By the Seat of Your Pants: The Pilots

Refer to caption
Airmail pilot examining a weather report at an airfield office.
- Courtesy of the National Air and Space Museum, Smithsonian Institution

The first pilots who flew for the Post Office's airmail service were pioneers of flight. Their work blazed the trail for new, permanent airway routes and made nighttime flying routine.

To be a pilot in the early 20th century was an adventurous, difficult and dangerous job. The Post Office Department paid pilots well. From 1918 to 1926, airmail service pilots earned between $2,000 and $5,000 a year, plus five cents for every mile flown. This was two to three times what an entry-level postal clerk was paid.

Pilots could also earn national fame. Pilot Jack Knight became an overnight hero in 1921. Taking part in the first transcontinental airmail run, Knight successfully completed his assigned flight. When the next pilot refused to fly in darkness and bad weather, Knight rose to the challenge and delivered the mail. Without Knight's determination, airmail service would have suffered a major setback.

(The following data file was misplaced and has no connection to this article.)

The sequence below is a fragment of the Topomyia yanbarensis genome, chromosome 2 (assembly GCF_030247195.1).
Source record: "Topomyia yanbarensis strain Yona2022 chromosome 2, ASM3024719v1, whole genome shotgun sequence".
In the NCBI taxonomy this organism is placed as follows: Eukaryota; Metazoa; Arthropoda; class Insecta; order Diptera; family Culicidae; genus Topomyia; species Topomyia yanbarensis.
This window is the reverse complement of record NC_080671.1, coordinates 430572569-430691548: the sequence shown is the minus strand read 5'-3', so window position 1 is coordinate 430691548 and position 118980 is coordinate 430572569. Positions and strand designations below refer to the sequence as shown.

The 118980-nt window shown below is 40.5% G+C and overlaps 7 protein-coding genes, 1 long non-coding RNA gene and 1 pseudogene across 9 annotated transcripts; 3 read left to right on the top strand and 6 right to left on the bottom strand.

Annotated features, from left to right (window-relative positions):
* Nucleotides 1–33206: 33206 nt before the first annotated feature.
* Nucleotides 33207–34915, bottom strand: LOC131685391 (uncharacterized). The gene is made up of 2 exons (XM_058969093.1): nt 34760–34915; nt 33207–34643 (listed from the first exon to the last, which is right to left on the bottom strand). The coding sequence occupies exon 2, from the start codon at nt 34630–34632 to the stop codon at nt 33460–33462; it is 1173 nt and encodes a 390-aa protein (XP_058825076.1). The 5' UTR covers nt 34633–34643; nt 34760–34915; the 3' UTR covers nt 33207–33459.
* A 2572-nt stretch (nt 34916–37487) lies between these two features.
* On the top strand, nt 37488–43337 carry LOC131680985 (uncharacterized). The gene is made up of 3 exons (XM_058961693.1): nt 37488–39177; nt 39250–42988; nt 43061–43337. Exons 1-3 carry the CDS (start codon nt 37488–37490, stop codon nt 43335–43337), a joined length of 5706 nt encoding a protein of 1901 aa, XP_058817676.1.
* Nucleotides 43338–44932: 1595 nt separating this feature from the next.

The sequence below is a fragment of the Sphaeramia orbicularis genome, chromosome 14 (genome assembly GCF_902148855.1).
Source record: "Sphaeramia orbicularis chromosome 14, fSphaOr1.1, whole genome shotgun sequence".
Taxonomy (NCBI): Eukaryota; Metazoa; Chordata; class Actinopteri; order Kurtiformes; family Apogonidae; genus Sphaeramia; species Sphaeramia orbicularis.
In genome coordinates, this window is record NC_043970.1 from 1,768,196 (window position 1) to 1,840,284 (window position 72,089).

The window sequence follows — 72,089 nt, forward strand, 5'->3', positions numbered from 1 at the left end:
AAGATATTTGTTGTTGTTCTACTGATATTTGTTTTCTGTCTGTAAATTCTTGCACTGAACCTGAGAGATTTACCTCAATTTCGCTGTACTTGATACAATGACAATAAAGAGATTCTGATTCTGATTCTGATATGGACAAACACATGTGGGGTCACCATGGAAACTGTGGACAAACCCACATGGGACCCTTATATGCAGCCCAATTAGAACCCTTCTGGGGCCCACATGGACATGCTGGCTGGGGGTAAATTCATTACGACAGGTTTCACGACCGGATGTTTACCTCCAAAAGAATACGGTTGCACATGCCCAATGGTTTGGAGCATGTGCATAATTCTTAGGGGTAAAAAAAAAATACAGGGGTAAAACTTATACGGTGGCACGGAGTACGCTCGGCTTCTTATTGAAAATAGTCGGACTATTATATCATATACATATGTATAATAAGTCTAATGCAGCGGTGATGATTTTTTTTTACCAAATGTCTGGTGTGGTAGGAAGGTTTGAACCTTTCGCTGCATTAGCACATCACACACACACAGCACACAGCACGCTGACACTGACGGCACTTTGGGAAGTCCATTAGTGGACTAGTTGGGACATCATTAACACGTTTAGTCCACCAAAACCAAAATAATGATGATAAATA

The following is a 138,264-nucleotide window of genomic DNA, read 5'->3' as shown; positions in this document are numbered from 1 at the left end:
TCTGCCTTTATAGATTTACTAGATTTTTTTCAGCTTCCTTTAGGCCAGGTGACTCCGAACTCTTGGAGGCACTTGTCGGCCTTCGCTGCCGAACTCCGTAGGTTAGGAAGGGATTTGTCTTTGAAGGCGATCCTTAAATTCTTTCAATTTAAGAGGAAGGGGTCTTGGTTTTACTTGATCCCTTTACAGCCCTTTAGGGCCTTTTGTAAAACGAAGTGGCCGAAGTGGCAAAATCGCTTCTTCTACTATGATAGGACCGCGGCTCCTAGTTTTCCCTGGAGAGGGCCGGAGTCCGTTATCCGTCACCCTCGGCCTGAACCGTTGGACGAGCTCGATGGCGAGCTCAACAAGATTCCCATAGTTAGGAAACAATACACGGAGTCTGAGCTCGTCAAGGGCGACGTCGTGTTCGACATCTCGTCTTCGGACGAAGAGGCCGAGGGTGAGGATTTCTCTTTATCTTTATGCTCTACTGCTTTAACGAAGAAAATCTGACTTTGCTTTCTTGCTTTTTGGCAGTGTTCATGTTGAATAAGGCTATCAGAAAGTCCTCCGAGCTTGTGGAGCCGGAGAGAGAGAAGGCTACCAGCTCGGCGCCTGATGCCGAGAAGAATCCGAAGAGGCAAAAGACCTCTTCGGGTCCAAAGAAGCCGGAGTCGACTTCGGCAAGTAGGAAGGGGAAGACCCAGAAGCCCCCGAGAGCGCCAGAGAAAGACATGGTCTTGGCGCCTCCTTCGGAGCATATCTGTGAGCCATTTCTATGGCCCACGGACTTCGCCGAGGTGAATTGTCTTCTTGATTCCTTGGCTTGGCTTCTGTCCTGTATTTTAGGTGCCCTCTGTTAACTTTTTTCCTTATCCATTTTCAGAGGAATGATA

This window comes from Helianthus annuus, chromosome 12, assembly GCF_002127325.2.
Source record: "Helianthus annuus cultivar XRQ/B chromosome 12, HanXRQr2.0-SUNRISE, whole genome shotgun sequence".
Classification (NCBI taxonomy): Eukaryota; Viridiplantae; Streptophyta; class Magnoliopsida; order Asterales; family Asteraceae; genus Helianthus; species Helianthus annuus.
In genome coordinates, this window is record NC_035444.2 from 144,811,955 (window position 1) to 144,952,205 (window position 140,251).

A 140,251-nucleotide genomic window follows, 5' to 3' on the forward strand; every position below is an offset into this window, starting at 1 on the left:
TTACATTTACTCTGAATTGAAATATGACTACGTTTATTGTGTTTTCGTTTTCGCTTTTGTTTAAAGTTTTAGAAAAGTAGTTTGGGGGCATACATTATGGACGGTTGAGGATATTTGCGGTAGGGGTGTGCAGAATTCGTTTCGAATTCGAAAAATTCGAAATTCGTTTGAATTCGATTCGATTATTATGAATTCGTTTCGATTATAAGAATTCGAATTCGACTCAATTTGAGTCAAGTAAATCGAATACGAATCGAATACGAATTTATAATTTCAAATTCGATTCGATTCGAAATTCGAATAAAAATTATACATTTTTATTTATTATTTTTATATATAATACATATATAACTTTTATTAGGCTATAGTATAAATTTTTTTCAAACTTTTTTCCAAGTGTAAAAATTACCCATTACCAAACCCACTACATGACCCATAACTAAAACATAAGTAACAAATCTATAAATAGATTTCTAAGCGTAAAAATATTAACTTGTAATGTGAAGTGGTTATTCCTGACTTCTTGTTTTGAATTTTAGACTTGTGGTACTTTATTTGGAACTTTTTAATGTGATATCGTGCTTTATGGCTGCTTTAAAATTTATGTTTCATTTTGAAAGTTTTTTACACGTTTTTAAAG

Refer to caption
Jack Knight
- Courtesy of the National
Air and Space Museum,
Smithsonian Institution

Jack Knight was one of many famous pilots of his day. Have you heard of Charles Lindbergh's record-setting first transatlantic flight? Did you know that for part of his flying career he transported the mail?

Aviation Innovation
Have you heard the phrase "flying by the seat of your pants"? What does it mean? The phrase evolved from the early days of aviation.

What does the phrase say about the work these pilots did?

Put yourself into the role of an airmail pilot by reading the following stories and completing the activities:
» Leg 1: Suit Up
» Leg 2: Logbook
» Leg 3: Forced Landing

Fad to Fundamental: Airmail in America